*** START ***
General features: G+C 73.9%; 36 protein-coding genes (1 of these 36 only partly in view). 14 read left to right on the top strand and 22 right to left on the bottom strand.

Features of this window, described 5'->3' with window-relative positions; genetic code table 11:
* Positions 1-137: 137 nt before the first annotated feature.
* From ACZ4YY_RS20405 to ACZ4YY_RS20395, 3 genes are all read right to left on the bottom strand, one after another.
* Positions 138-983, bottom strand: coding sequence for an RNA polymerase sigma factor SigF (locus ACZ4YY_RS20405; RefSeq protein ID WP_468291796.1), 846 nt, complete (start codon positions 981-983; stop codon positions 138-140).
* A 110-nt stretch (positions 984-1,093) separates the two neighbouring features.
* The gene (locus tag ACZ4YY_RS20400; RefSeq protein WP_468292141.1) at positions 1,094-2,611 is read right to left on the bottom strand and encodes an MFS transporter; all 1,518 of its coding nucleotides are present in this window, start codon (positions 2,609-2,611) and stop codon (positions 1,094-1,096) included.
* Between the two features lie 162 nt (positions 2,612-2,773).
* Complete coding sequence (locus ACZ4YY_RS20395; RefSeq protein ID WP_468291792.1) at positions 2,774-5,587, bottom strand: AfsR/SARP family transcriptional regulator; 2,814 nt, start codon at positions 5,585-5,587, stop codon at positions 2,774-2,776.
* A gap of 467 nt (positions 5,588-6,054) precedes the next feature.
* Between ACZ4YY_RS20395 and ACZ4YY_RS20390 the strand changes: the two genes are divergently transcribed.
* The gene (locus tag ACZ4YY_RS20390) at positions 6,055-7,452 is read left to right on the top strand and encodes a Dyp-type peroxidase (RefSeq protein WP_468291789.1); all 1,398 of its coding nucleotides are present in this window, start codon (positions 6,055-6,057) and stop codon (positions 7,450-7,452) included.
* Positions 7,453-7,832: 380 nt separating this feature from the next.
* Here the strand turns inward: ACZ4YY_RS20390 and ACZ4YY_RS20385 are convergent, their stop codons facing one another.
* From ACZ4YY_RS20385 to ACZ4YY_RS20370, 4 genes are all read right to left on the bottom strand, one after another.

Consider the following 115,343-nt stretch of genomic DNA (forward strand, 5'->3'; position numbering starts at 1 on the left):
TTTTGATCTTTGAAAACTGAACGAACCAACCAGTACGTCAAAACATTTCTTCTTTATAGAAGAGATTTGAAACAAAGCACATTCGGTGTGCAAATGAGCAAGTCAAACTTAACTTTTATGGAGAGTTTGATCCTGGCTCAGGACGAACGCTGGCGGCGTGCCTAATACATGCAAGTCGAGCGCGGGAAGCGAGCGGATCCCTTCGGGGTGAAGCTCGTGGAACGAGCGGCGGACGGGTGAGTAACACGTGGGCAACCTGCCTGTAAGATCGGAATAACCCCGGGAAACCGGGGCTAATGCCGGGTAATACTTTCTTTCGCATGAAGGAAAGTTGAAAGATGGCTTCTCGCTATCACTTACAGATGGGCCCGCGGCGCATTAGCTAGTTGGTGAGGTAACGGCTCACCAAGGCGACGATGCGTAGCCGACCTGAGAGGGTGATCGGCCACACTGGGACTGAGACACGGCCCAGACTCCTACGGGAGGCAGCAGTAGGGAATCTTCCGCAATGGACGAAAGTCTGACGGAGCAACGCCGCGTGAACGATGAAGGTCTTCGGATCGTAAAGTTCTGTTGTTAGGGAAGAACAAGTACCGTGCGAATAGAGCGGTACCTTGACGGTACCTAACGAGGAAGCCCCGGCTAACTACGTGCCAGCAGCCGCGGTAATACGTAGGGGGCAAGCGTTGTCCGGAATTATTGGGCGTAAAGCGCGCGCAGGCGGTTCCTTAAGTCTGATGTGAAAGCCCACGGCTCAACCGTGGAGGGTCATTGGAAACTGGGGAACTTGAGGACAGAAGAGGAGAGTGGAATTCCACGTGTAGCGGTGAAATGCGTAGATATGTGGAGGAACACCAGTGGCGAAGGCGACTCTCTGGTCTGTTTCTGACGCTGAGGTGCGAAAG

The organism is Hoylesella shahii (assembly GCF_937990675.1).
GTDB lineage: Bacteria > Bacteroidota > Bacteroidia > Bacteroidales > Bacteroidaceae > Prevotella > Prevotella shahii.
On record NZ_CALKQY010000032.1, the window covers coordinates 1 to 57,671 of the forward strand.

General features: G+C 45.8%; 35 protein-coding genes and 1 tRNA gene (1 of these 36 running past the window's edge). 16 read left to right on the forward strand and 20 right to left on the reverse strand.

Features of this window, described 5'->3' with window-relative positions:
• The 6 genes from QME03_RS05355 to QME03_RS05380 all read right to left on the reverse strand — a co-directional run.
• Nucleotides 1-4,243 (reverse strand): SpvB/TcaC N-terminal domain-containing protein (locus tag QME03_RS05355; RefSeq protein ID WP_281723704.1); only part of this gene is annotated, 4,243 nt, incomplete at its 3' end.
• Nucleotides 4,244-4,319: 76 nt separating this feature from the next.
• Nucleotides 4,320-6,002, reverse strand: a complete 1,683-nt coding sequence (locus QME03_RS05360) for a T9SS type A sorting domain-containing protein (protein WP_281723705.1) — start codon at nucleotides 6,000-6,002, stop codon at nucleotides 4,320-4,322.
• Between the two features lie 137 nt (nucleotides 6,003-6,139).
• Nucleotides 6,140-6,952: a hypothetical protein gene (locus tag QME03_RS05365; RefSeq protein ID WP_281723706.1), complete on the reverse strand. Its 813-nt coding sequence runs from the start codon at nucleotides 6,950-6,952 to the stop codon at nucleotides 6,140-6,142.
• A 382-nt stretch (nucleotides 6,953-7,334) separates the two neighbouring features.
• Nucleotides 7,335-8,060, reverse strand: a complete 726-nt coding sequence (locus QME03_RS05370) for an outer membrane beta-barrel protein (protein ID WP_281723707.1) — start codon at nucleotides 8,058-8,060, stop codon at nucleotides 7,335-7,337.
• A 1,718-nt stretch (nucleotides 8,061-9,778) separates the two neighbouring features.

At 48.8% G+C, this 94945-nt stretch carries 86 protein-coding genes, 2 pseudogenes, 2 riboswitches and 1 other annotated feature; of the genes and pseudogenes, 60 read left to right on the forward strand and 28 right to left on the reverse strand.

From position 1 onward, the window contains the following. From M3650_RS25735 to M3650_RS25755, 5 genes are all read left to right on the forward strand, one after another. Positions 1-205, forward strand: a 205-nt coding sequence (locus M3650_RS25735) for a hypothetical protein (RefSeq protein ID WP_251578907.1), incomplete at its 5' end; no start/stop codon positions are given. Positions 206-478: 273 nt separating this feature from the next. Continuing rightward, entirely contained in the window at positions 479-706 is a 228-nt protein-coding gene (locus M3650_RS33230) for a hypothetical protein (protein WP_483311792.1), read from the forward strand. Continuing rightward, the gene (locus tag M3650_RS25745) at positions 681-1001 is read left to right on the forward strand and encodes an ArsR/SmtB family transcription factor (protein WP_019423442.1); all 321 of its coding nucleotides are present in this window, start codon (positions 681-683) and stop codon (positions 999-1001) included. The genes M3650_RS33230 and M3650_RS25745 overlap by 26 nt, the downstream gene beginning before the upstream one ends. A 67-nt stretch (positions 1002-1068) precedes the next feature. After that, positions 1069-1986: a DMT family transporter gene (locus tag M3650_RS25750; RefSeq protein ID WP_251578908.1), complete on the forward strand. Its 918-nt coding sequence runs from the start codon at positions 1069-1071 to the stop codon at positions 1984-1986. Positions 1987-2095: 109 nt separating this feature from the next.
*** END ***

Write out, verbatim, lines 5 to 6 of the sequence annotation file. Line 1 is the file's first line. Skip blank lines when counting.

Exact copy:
* Positions 138-983, bottom strand: coding sequence for an RNA polymerase sigma factor SigF (locus ACZ4YY_RS20405; RefSeq protein ID WP_468291796.1), 846 nt, complete (start codon positions 981-983; stop codon positions 138-140).
* A 110-nt stretch (positions 984-1,093) separates the two neighbouring features.